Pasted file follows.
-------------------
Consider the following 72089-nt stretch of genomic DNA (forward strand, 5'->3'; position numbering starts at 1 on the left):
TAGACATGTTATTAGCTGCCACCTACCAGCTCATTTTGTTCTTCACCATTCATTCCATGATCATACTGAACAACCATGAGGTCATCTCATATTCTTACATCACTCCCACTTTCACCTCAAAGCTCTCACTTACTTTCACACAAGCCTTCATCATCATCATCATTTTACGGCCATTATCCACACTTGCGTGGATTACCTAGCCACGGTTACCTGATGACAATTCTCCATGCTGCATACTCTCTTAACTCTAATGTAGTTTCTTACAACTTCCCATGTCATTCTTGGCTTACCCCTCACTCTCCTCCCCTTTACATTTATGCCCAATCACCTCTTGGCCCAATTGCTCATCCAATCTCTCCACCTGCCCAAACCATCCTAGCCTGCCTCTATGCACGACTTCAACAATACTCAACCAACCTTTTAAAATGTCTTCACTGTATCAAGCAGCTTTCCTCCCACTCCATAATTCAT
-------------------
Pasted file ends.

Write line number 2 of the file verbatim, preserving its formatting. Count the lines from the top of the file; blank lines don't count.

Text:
TAGACATGTTATTAGCTGCCACCTACCAGCTCATTTTGTTCTTCACCATTCATTCCATGATCATACTGAACAACCATGAGGTCATCTCATATTCTTACATCACTCCCACTTTCACCTCAAAGCTCTCACTTACTTTCACACAAGCCTTCATCATCATCATCATTTTACGGCCATTATCCACACTTGCGTGGATTACCTAGCCACGGTTACCTGATGACAATTCTCCATGCTGCATACTCTCTTAACTCTAATGTAGTTTCTTACAACTTCCCATGTCATTCTTGGCTTACCCCTCACTCTCCTCCCCTTTACATTTATGCCCAATCACCTCTTGGCCCAATTGCTCATCCAATCTCTCCACCTGCCCAAACCATCCTAGCCTGCCTCTATGCACGACTTCAACAATACTCAACCAACCTTTTAAAATGTCTTCACTGTATCAAGCAGCTTTCCTCCCACTCCATAATTCAT